Monday, March 7, 2011
The Center for Public History at the University of West Georgia will host two programs on African American shape note singing on Saturday, March 19.
The programs are supported by a grant from the Georgia Humanities Council. Both are free to the public and will take place in the lower level of the Z-6 dining hall on the University of West Georgia campus.
The first workshop begins at 4 p.m. and features United Shape Note Singers. Attendees will have the opportunity to talk with members of the group about the history of shape note singing and the role it has played in their lives and communities.
This afternoon workshop begins at 6:30 p.m. It will be of particular interest to music teachers and students in middle and high schools in the region. The Center has produced resource materials for teachers and others interested in learning more about the tradition, available on the Center for Public History website at http://www.westga.edu/cph/index_16011.php.
Shape note singing is one of Georgia’s enduring sacred music traditions. While many are familiar with the Sacred Harp shape note singings that are abundant in the west Georgia region, many do not realize that a separate, vibrant tradition exists in African American communities.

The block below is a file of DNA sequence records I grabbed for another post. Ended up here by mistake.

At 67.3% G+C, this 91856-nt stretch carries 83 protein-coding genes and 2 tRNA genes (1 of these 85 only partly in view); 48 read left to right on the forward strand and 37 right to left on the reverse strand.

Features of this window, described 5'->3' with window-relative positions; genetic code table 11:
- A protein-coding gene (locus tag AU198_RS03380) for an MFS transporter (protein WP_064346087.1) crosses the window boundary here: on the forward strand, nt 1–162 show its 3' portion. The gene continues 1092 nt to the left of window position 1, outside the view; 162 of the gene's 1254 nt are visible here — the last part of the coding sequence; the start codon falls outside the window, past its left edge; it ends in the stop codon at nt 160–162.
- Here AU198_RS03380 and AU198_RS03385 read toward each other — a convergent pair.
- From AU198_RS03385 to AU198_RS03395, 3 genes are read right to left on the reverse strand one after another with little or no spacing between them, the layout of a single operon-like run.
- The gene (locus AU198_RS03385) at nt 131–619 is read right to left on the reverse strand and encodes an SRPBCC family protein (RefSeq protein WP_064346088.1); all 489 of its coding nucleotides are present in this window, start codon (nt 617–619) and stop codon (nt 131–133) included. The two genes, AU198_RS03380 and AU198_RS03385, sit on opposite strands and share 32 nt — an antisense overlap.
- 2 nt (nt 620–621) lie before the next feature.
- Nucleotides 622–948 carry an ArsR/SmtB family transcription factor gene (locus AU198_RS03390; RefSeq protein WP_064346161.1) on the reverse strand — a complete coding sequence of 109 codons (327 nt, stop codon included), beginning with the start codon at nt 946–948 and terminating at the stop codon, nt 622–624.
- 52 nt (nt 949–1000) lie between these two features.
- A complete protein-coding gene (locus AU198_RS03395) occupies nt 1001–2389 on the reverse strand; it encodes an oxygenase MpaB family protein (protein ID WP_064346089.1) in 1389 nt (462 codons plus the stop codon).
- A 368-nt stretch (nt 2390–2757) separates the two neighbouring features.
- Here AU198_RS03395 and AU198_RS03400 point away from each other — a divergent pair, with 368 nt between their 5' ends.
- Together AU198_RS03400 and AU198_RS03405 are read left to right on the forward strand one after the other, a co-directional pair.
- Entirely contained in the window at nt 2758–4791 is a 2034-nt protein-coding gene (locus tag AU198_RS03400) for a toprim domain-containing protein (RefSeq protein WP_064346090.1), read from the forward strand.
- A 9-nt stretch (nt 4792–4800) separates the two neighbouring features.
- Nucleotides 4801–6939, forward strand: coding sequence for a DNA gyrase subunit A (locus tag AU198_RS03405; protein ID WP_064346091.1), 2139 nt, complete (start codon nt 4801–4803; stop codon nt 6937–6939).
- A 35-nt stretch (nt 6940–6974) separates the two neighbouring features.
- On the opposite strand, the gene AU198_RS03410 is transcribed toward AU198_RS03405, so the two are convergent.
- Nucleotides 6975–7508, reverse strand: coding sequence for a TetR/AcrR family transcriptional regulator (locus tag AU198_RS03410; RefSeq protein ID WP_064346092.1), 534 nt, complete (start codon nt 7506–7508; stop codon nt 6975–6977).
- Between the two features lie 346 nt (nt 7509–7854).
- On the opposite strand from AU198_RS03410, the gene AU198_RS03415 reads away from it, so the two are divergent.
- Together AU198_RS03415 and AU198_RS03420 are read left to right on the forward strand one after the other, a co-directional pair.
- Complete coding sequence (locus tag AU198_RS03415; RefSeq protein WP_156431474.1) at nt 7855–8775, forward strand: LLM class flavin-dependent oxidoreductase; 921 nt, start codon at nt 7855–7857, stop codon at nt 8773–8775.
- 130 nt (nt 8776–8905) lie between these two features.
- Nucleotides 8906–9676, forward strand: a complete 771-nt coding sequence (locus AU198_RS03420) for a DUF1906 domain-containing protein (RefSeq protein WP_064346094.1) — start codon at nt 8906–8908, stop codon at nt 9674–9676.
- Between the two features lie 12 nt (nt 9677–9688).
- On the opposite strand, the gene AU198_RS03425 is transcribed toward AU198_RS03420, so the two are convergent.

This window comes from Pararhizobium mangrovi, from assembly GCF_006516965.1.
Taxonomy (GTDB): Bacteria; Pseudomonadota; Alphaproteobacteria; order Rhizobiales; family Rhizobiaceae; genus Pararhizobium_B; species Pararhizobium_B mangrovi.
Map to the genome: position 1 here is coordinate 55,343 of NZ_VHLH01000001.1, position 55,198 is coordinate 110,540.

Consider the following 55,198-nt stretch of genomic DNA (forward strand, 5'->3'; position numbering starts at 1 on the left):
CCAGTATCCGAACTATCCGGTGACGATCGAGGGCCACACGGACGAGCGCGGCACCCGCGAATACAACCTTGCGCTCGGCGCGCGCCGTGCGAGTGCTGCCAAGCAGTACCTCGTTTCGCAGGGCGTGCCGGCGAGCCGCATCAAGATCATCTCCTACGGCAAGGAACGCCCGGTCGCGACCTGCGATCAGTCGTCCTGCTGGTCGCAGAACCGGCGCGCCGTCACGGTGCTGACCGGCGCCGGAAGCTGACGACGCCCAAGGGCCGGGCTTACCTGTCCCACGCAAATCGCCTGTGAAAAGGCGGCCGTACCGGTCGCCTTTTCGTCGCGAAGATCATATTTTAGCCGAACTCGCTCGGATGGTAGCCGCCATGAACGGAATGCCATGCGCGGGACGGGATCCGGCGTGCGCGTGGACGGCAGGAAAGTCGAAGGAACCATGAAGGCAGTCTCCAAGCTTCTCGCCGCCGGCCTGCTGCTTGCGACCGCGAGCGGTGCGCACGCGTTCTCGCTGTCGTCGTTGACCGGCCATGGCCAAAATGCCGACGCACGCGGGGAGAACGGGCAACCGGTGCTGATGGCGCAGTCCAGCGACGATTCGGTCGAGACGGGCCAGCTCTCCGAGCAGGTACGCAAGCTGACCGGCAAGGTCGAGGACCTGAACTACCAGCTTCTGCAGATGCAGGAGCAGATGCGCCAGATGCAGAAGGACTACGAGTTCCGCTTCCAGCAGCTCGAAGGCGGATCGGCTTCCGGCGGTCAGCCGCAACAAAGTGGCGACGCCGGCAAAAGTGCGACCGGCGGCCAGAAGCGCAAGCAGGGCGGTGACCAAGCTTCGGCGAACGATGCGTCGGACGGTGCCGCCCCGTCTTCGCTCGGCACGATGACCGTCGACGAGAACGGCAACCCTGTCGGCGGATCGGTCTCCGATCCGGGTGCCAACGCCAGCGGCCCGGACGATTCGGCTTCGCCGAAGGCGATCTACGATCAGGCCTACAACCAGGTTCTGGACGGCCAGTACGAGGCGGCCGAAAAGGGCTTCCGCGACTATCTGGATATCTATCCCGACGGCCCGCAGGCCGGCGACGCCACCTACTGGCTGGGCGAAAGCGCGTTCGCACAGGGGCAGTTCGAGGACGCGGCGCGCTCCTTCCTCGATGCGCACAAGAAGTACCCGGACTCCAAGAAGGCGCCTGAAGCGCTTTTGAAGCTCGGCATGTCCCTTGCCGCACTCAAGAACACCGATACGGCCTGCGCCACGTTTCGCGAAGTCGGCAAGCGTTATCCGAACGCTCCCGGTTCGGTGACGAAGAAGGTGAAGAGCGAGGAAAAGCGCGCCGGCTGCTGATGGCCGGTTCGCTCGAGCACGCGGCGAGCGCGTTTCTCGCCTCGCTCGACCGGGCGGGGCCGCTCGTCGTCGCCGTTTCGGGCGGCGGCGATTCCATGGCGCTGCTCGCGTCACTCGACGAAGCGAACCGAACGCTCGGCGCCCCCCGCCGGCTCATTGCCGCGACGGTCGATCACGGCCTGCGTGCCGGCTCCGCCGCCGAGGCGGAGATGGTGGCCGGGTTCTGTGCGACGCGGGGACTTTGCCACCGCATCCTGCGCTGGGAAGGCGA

African American shape-note singers employ a seven-note system, syncopated rhythms, and a uniquely emotional singing style that differentiates their music from that of the Sacred Harp tradition.
As part of the Center for Public History’s Regional Music Project, students and staff at the University of West Georgia are working to document this distinctive style of singing and to share it with new audiences.
With support from the Georgia Humanities Council and the Warren P. and Ava F. Sewell Foundation, the Center is producing a CD focusing on this tradition. This recording, scheduled for December 2011, will be the fifth release in the Center’s Regional Music Collection that focuses on roots music in the Georgia piedmont.
Those who carry on the shape-note singing tradition in modern African American communities often remember members of their family who also sang shape-notes and find themselves drawn to the practice by both the beauty of the music and the timelessness that it represents.
As those who remember and practice shape-note singing grow older, the tradition is in danger of being lost. To document and preserve this rich part of Georgia’s musical history, the Center for Public History is collecting oral histories from contemporary note singers and collecting historical recordings of this music from the United Shape Note Singers in western Georgia and the Associated Note Singers, who are based in Atlanta.
For more information on the public programs, please contact Dusty Marie Dye at the Center for Public History at 678-839-6141 or by e-mail email@example.com. Additional information on the Regional Music Project is available on the Center for Public History website at http://www.westga.edu/cph.